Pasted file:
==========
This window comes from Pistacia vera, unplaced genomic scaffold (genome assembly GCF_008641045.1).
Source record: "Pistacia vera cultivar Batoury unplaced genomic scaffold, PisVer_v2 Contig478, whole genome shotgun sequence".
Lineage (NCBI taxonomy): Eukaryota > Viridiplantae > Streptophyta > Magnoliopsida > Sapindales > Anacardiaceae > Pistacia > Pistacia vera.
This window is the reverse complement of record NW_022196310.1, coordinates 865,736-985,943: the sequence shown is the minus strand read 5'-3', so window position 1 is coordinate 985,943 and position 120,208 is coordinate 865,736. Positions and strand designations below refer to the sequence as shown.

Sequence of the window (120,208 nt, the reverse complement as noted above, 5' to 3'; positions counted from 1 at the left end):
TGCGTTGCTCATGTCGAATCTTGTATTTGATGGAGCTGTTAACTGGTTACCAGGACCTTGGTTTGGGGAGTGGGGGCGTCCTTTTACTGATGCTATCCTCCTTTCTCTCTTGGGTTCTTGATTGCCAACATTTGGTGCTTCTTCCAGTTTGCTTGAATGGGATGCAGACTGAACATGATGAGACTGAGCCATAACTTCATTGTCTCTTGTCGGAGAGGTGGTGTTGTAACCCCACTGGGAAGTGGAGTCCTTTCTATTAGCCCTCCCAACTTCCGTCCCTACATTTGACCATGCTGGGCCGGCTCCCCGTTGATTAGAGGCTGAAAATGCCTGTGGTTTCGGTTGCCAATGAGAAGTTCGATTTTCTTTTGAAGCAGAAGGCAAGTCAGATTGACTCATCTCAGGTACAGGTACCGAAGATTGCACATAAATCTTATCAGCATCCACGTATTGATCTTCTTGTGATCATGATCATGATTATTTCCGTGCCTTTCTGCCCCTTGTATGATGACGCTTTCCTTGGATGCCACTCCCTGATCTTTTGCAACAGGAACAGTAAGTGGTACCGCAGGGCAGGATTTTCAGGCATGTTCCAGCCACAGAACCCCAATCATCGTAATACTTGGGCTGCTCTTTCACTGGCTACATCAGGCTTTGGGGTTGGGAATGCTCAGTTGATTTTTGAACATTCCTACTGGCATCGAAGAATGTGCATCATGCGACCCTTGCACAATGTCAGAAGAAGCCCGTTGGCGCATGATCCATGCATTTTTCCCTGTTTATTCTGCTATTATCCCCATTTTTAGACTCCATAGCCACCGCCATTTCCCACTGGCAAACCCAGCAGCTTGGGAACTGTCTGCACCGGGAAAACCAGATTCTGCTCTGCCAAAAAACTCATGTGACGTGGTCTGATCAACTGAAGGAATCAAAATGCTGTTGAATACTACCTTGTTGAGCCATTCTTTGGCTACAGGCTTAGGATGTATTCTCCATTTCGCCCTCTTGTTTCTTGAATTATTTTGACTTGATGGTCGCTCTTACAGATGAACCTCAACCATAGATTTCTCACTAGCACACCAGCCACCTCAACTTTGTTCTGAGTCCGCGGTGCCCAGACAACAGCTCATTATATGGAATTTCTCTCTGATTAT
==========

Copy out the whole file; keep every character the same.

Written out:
This window comes from Pistacia vera, unplaced genomic scaffold (genome assembly GCF_008641045.1).
Source record: "Pistacia vera cultivar Batoury unplaced genomic scaffold, PisVer_v2 Contig478, whole genome shotgun sequence".
Lineage (NCBI taxonomy): Eukaryota > Viridiplantae > Streptophyta > Magnoliopsida > Sapindales > Anacardiaceae > Pistacia > Pistacia vera.
This window is the reverse complement of record NW_022196310.1, coordinates 865,736-985,943: the sequence shown is the minus strand read 5'-3', so window position 1 is coordinate 985,943 and position 120,208 is coordinate 865,736. Positions and strand designations below refer to the sequence as shown.

Sequence of the window (120,208 nt, the reverse complement as noted above, 5' to 3'; positions counted from 1 at the left end):
TGCGTTGCTCATGTCGAATCTTGTATTTGATGGAGCTGTTAACTGGTTACCAGGACCTTGGTTTGGGGAGTGGGGGCGTCCTTTTACTGATGCTATCCTCCTTTCTCTCTTGGGTTCTTGATTGCCAACATTTGGTGCTTCTTCCAGTTTGCTTGAATGGGATGCAGACTGAACATGATGAGACTGAGCCATAACTTCATTGTCTCTTGTCGGAGAGGTGGTGTTGTAACCCCACTGGGAAGTGGAGTCCTTTCTATTAGCCCTCCCAACTTCCGTCCCTACATTTGACCATGCTGGGCCGGCTCCCCGTTGATTAGAGGCTGAAAATGCCTGTGGTTTCGGTTGCCAATGAGAAGTTCGATTTTCTTTTGAAGCAGAAGGCAAGTCAGATTGACTCATCTCAGGTACAGGTACCGAAGATTGCACATAAATCTTATCAGCATCCACGTATTGATCTTCTTGTGATCATGATCATGATTATTTCCGTGCCTTTCTGCCCCTTGTATGATGACGCTTTCCTTGGATGCCACTCCCTGATCTTTTGCAACAGGAACAGTAAGTGGTACCGCAGGGCAGGATTTTCAGGCATGTTCCAGCCACAGAACCCCAATCATCGTAATACTTGGGCTGCTCTTTCACTGGCTACATCAGGCTTTGGGGTTGGGAATGCTCAGTTGATTTTTGAACATTCCTACTGGCATCGAAGAATGTGCATCATGCGACCCTTGCACAATGTCAGAAGAAGCCCGTTGGCGCATGATCCATGCATTTTTCCCTGTTTATTCTGCTATTATCCCCATTTTTAGACTCCATAGCCACCGCCATTTCCCACTGGCAAACCCAGCAGCTTGGGAACTGTCTGCACCGGGAAAACCAGATTCTGCTCTGCCAAAAAACTCATGTGACGTGGTCTGATCAACTGAAGGAATCAAAATGCTGTTGAATACTACCTTGTTGAGCCATTCTTTGGCTACAGGCTTAGGATGTATTCTCCATTTCGCCCTCTTGTTTCTTGAATTATTTTGACTTGATGGTCGCTCTTACAGATGAACCTCAACCATAGATTTCTCACTAGCACACCAGCCACCTCAACTTTGTTCTGAGTCCGCGGTGCCCAGACAACAGCTCATTATATGGAATTTCTCTCTGATTAT